A signal level detecting unit configured to detect a signal level of a video signal output from a horizontal scan line in a video signal output period may further be provided, wherein a time length during which electrons are emitted from the electron sources included in a given horizontal scan line toward the photoelectric conversion film in a given blanking period varies depending on the signal level of the video signal detected by the signal level detecting unit.

A signal level detecting unit configured to detect a signal level of a video signal output from a horizontal scan line in a video signal output period may further be provided, wherein a potential gap created between the first electrode and the second electrode in the electron sources included in a given horizontal scan line in a given blanking period varies depending on the signal level of the video signal detected by the signal level detecting unit.

According to at least one embodiment, the imaging apparatus can prevent the degradation of image resolution resulting from blooming occurring due to highly bright incident light, and can also prevent the generation of capacitive or photoconductive residual images. Satisfactory image quality is thus obtained.

DESCRIPTION OF THE PREFERRED EMBODIMENTS

In the following, embodiments to which an imaging apparatus of the present invention is applied will be described.

First Embodiment

FIG. 1 is a schematic cross-sectional view of an imaging apparatus according to a first embodiment. The imaging apparatus of this embodiment includes an optical lens 100, an imaging device 200, a signal amplifying and processing circuit 300, a drive circuit 400, a control circuit 500, and a power supply unit 600.

The optical lens 100 and the imaging device 200 are arranged such that light passing through the optical lens 100 enters the photoelectric conversion film of the imaging device 200 perpendicularly to form a focus thereon.

The signal amplifying and processing circuit 300 amplifies and processes video signals output from the imaging device 200.

The drive circuit 400 includes a horizontal drive circuit 410, a vertical drive circuit 420, etc., and generates pulse voltages necessary to drive the imaging device 200.

The control circuit 500 generates a clock signal, synchronizing signals, and the like, and supplies these signals to the drive circuit 400 and the signal amplifying and processing circuit 300.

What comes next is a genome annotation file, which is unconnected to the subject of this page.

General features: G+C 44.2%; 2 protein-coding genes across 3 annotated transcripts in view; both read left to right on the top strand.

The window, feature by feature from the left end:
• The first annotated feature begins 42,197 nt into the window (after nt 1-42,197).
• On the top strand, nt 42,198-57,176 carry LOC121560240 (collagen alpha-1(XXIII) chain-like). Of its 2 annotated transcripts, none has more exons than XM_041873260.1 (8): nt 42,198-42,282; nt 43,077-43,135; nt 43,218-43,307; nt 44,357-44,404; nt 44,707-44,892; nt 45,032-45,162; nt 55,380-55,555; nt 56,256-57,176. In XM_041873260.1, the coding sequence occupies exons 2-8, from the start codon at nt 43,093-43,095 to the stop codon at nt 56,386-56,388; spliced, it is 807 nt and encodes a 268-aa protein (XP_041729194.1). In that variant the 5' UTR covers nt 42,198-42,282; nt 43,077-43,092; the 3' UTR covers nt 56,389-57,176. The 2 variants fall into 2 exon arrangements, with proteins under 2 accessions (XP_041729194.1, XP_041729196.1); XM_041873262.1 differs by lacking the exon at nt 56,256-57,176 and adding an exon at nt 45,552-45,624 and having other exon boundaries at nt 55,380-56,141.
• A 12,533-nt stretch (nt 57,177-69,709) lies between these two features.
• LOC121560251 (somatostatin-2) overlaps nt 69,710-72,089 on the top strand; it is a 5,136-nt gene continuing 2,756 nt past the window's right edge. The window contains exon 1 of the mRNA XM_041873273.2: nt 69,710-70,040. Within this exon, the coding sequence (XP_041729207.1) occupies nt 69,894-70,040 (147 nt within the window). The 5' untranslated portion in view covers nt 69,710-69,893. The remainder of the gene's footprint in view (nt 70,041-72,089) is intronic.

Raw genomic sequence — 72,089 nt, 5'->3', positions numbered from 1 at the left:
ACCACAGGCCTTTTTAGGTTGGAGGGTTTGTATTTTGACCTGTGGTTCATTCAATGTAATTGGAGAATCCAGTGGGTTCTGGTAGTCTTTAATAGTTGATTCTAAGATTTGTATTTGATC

The power supply unit 600 supplies power to the imaging device 200, the signal amplifying and processing circuit 300, the drive circuit 400, and the control circuit 500.

FIGS. 2A and 2B are drawings showing the configuration of the imaging device 200 included in the imaging apparatus of the first embodiment. FIG. 2A is a partial-cross-sectional perspective view showing the schematic configuration of the imaging device 200. FIG. 2B is a cross-sectional view showing a portion of the imaging device 200 in an enlarged view.

The imaging device 200 of this embodiment includes a translucent substrate 210, a translucent conductive film 220, a photoelectric conversion film 230, a mesh electrode 240, and a Spindt-type emitter array 250.

The translucent conductive film 220 is formed on the translucent substrate 210. The photoelectric conversion film 230 is formed on the translucent conductive film 220. The Spindt-type emitter array 250 is disposed to face the photoelectric conversion film 230 across vacuum space. The mesh electrode 240 having a plurality of openings is disposed between the photoelectric conversion film 230 and the electron emission array 250.

Although omitted in FIG. 2A for the sake of simplicity of illustration, the imaging device 200 for use in practice includes a mechanism for supporting the electron emission array 250, the photoelectric conversion film 230, and the mesh electrode 240 at predetermined intervals in an opposing manner. The imaging device 200 further includes electrodes for supplying a DC voltage and pulse voltages necessary to drive the imaging device 200. The imaging device 200 moreover includes a vacuum chamber for keeping vacuum space between the electron emission array 250 and the photoelectric conversion film 230.

The imaging device 200 may not be provided with the function to converge electrons emitted from the electron emission array 250 on the photoelectric conversion film 230. In such case, a magnetic field converging system inclusive of a permanent magnet or a solenoid coil may be provided outside the imaging device 200.

The translucent substrate 210 may be made of glass if the imaging device 200 is designed to detect visible light. The translucent substrate 210 maybe made of sapphire or silica glass if the imaging device 200 is designed to detect ultraviolet light. The translucent substrate 210 may be made of beryllium (Be), silicon (Si), aluminum (Al), titanium (Ti), boron nitride (BN), aluminum oxide (Al2O3), or the like if the translucent substrate 210 is designed to detect X rays. In this manner, proper material may be selected depending on the wavelength of light to be detected.